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West Virginia commit Jalen Thornton is a true role model at Indian Hill High School

Posted: 5:00 AM, Oct 17, 2018
Updated: 2018-10-17 20:21:31-04

INDIAN HILL, Ohio – When John Thornton recently received a call from Indian Hill High School Principal Jeff Damadeo, he was initially concerned.

But any uneasiness quickly dissipated when Damadeo and a few other school administrators got on speakerphone to laud Thornton’s son, senior Jalen Thornton.

“They just said, ‘Thank you for sending Jalen here,’” said John Thornton , a former 10-year NFL player who played for the Cincinnati Bengals from 2003 to 2008.

Jalen Thornton, an Indian Hill football standout, was a finalist for homecoming king on Oct. 5. When special education student Michael Phillips won, the entire student section erupted.

So did Jalen. Phillips’ crown came off during their embrace.

“He immediately came over to Michael and was the first to congratulate him and come in for the full hug,” Damadeo said. “Several of our district administrators were there as well; they have known Jalen and Michael since they were children. They were literally fighting back tears.  It was a special moment for all of us -- one that we will not forget.”

Jalen, 17, exemplifies integrity, pride, excellence, respect and opportunity, school officials say. That's what makes his father so proud. The conversation doesn't start with football.

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“Jalen is a true model for his teammates, classmates and Braves,” Damadeo said.

Thornton, a defensive end/tight end and West Virginia University verbal commit, also happens to be one of the state’s top football players .

He has 59 tackles including eight and a half sacks on defense. He has nine receptions for 148 yards and four touchdowns on offense.

Indian Hill senior defensive end/tight end Jalen Thornton (left) is a leader among his teammates. (Linda Clement-Holmes Photography)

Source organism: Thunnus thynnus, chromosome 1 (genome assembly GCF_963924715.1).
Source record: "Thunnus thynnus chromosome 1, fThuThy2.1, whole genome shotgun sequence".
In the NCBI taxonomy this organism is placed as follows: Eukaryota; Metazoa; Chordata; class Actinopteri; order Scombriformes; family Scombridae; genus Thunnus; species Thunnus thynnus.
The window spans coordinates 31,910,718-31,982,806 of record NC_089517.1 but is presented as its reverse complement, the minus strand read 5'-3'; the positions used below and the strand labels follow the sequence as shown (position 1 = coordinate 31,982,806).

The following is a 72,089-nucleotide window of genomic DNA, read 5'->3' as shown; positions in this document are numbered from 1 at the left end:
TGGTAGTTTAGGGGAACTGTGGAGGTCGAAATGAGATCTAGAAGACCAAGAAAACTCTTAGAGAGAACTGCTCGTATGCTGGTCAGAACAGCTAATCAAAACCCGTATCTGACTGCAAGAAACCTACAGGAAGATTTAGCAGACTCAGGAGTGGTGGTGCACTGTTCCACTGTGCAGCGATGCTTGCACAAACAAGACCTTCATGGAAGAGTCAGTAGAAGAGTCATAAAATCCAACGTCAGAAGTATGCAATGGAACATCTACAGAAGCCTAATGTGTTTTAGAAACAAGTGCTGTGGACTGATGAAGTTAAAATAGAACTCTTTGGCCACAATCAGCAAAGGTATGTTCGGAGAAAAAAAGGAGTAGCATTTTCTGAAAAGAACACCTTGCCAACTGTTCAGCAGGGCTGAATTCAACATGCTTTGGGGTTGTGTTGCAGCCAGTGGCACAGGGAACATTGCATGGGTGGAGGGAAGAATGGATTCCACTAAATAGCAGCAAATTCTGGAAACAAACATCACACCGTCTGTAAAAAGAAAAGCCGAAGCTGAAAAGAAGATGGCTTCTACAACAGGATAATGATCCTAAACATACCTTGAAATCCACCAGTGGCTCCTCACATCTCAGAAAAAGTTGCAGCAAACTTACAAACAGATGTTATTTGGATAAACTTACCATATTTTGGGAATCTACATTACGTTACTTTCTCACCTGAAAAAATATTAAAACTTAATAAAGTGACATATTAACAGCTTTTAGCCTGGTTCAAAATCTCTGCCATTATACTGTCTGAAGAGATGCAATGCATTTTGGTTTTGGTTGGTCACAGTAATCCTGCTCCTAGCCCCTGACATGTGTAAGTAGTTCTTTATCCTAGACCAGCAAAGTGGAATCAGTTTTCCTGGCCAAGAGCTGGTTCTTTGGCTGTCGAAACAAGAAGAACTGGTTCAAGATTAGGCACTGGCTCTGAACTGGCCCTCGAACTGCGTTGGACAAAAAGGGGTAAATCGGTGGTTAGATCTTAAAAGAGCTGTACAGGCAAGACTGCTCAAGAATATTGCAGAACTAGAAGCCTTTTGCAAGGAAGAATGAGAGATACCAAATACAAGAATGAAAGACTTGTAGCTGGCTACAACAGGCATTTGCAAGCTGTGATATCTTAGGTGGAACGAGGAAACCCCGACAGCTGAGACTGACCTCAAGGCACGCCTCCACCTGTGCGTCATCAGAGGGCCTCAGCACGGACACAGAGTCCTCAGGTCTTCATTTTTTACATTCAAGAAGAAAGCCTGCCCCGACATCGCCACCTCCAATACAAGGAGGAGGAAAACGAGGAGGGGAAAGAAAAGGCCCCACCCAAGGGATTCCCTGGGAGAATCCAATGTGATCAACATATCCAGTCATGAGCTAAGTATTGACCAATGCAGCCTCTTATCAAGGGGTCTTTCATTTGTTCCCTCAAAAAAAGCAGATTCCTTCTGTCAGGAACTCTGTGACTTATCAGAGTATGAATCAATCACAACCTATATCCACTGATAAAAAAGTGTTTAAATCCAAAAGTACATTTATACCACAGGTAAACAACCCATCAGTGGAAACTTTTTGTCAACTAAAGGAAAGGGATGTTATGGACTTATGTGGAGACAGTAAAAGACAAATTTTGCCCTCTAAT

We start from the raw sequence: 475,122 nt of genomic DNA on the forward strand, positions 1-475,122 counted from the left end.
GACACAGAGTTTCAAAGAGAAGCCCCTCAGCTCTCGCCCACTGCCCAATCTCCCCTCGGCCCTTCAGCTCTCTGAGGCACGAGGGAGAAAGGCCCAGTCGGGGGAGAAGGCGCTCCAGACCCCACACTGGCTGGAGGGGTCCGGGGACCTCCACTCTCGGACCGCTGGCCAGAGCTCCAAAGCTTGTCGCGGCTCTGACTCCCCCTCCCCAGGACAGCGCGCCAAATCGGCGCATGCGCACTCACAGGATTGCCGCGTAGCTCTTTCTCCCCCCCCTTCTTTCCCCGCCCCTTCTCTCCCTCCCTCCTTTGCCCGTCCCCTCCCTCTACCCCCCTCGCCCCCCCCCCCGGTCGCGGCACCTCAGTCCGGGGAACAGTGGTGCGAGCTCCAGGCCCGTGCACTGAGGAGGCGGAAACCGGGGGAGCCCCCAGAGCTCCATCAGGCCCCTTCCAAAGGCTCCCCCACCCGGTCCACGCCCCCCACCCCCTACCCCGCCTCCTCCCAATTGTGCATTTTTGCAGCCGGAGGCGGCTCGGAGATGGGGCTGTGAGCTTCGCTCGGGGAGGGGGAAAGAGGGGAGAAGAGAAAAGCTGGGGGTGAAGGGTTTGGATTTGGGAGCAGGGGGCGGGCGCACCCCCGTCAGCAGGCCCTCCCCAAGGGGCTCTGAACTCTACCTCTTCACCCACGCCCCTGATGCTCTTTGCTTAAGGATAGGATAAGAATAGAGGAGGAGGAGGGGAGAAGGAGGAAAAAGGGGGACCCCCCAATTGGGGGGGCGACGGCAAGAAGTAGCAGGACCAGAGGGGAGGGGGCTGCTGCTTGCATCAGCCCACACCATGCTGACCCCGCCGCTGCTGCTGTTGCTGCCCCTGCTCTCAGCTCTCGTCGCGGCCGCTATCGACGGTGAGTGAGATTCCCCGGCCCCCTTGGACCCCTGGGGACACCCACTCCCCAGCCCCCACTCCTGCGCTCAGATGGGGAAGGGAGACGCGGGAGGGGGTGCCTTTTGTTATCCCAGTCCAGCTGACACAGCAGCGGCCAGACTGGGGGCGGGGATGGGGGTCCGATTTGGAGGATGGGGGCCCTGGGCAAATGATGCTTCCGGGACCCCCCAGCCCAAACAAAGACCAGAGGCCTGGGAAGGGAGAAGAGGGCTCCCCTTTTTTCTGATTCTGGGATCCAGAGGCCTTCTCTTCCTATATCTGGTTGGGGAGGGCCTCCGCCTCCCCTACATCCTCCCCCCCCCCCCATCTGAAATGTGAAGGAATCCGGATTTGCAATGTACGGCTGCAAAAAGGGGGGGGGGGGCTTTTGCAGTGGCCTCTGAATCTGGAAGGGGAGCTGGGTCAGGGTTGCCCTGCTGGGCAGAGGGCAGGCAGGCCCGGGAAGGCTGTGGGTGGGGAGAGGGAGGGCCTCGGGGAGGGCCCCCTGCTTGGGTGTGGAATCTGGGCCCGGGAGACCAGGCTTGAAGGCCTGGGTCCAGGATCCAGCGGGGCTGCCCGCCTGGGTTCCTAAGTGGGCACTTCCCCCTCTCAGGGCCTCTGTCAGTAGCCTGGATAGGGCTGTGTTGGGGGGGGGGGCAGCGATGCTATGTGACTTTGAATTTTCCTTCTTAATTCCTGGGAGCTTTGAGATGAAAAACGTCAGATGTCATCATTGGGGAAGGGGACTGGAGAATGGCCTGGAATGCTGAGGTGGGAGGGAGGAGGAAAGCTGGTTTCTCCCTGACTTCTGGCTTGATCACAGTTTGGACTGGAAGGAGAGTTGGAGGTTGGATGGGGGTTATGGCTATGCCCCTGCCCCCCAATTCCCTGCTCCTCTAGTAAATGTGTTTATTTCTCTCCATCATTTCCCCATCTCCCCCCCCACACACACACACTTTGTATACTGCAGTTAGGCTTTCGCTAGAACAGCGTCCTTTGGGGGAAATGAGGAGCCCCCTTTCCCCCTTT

“He’s an outstanding dude,” Indian Hill Athletic Director Matt Haskamp said. “He’s first class all the way.” 

The Braves (7-1), rated No. 3 in the Division IV, Region 16 computer points standings , will play host to Deer Park (6-2) on Friday night. The Braves are in good shape for a fourth consecutive postseason appearance .

“Jalen is that positive, 'glass is half full' leader where when things maybe aren’t going the way we’d envision them he doesn’t get rattled, he doesn’t get overtly excited and sort of lose the sense of himself,” Indian Hill coach Tony Arcuri said. “He’s more likely to pick people up and say, ‘Hey, next play’ and move on.”

Sports represents so much to Jalen Thornton and his family.

Indian Hill senior defensive end/tight end Jalen Thornton (second from left) at West Virginia University's Junior Day in February, shortly before he committed to the Mountaineers. His mother, Allison, father, John, and brothers, Ty (14) and Rory (6), are also pictured. (Provided photo)

His brother, Indian Hill freshman cornerback Ty Thornton, is also the team’s backup quarterback. The brothers also play basketball for the Braves. This football season is the first time the brothers have played on the same team.